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Humour and metalanguage in the Terentian prologues

Grant number: 17/00076-8
Support type:Scholarships in Brazil - Doctorate
Effective date (Start): April 01, 2017
Effective date (End): June 30, 2020
Field of knowledge:Linguistics, Literature and Arts - Literature
Principal Investigator:Isabella Tardin Cardoso
Grantee:Aline da Silva Lazaro Bragion
Home Institution: Instituto de Estudos da Linguagem (IEL). Universidade Estadual de Campinas (UNICAMP). Campinas , SP, Brazil

Abstract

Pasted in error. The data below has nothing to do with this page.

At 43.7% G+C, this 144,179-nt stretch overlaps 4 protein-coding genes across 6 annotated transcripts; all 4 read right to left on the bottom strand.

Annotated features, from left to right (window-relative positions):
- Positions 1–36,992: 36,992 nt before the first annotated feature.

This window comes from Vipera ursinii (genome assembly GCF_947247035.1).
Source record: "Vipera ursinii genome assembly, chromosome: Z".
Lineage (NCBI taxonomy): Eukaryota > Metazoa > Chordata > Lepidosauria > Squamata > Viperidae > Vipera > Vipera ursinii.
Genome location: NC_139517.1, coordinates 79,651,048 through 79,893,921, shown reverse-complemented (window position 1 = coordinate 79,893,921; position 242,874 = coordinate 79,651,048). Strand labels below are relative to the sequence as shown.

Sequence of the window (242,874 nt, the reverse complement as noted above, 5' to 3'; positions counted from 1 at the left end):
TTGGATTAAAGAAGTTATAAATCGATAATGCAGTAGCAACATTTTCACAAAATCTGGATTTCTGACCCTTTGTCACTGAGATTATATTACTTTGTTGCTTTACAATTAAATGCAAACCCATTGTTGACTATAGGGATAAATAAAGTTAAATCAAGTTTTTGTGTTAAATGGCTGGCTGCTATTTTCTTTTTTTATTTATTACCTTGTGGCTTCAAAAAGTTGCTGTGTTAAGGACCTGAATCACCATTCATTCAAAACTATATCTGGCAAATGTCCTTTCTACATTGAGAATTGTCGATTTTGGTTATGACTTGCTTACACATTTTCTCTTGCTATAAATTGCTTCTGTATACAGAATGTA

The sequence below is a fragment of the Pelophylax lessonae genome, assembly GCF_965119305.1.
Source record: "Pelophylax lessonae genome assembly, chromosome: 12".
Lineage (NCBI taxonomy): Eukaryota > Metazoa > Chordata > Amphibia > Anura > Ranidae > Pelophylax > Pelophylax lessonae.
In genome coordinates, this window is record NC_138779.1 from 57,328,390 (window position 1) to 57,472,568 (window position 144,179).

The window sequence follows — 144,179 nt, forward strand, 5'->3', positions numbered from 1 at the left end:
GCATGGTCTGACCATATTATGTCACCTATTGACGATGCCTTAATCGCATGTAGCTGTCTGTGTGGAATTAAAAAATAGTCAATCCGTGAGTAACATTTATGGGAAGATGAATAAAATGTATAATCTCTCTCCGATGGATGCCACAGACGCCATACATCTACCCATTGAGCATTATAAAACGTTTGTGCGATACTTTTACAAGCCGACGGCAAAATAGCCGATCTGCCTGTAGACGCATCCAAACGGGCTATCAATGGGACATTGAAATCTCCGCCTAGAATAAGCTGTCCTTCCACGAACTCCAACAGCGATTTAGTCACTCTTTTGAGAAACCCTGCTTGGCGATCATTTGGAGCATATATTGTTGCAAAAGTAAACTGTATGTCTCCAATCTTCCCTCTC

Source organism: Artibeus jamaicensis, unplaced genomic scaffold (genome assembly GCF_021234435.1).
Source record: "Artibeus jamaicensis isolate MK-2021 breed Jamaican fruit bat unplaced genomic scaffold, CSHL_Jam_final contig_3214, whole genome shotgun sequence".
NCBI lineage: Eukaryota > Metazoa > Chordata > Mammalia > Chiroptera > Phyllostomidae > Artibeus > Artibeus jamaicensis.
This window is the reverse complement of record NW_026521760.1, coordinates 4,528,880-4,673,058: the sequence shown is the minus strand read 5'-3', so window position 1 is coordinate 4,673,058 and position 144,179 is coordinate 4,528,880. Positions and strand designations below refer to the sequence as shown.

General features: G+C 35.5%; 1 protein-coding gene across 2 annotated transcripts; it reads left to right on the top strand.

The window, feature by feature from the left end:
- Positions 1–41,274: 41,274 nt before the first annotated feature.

This project aims a study of the prologues to the six known comedies penned by the Roman poet Publius Terentius Afer, 185-159 BC, namely Andria (166 BC), Hecyra (165, 160 BC), Heautontimoroumenos (163 BC), Eunuchus(161 BC), Phormio (161 BC) and Adelphi (160 BC). My interest in the prologues emerged while analysing Hecyra (The-Mother-in-Law) as part of my master's thesis. What drew my attention at the time was the peculiar existence of a double prologue, both of which narrate two earlier attempts to stage the comedy. After observing the manner in which the prologues report the interruptions of the Hecyra performances, I proposed an interpretation that differs from the "literal" reading normally afforded those passages. The justification is that the prologues are not merely factual and reference information regarding the context of the play context but rather a constitutive part of Hecyra's dramatic illusion. Viewed as such, I have, on the one hand, been able to show greater integration between the prologues and the action and, on the other hand, signalled the need to reconsider the profuse inferences within the Terentian prologues as regards the conditions of the theatre at the time (e.g., the status of poets, the audience and actors in ancient Rome) and the immanent poetic that can be inferred from the text (e.g., the concept of "originality" deductible from Hecyra's prologues). The dissertation to be developed shall analyse, thus, an expanded corpus and, based on the same methodology as my master's thesis, seek a deeper reflection on the moments of transition between the world of the audience and the world of the plays' fiction. More specifically, I intend to demonstrate the poetic and rhetoric elaboration of the prologues' verses, as well as function of the metapoetry inherent to them. In the vein of Plautine studies (Cardoso 2005, 2010, 2011), this dissertation shall demonstrate how such function is significant, on the one hand, to each of the plays' key parts and, on the other hand, how it influences on contemporary image of Terentian poetry and of Roman theatre as a whole.Keywords: Roman comedy, Terence, prologues, metalanguage, metapoetry